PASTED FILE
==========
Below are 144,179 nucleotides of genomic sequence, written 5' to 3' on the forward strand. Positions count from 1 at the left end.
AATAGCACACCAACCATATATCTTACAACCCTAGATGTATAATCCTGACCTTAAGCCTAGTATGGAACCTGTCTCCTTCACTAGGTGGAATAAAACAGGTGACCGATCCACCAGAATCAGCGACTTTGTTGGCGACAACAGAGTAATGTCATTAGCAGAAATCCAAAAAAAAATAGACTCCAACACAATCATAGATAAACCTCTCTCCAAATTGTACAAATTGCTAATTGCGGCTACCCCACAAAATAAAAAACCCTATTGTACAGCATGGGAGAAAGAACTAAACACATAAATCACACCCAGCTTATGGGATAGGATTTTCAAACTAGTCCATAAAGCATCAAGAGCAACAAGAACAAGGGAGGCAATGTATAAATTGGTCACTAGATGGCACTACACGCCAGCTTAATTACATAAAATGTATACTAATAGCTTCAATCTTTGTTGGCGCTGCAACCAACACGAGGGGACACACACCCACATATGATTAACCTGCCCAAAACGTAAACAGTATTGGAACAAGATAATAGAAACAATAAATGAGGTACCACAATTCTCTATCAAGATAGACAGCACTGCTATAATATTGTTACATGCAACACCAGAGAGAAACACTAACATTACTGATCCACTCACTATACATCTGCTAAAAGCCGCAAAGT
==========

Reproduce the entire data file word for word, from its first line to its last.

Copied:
Below are 144,179 nucleotides of genomic sequence, written 5' to 3' on the forward strand. Positions count from 1 at the left end.
AATAGCACACCAACCATATATCTTACAACCCTAGATGTATAATCCTGACCTTAAGCCTAGTATGGAACCTGTCTCCTTCACTAGGTGGAATAAAACAGGTGACCGATCCACCAGAATCAGCGACTTTGTTGGCGACAACAGAGTAATGTCATTAGCAGAAATCCAAAAAAAAATAGACTCCAACACAATCATAGATAAACCTCTCTCCAAATTGTACAAATTGCTAATTGCGGCTACCCCACAAAATAAAAAACCCTATTGTACAGCATGGGAGAAAGAACTAAACACATAAATCACACCCAGCTTATGGGATAGGATTTTCAAACTAGTCCATAAAGCATCAAGAGCAACAAGAACAAGGGAGGCAATGTATAAATTGGTCACTAGATGGCACTACACGCCAGCTTAATTACATAAAATGTATACTAATAGCTTCAATCTTTGTTGGCGCTGCAACCAACACGAGGGGACACACACCCACATATGATTAACCTGCCCAAAACGTAAACAGTATTGGAACAAGATAATAGAAACAATAAATGAGGTACCACAATTCTCTATCAAGATAGACAGCACTGCTATAATATTGTTACATGCAACACCAGAGAGAAACACTAACATTACTGATCCACTCACTATACATCTGCTAAAAGCCGCAAAGT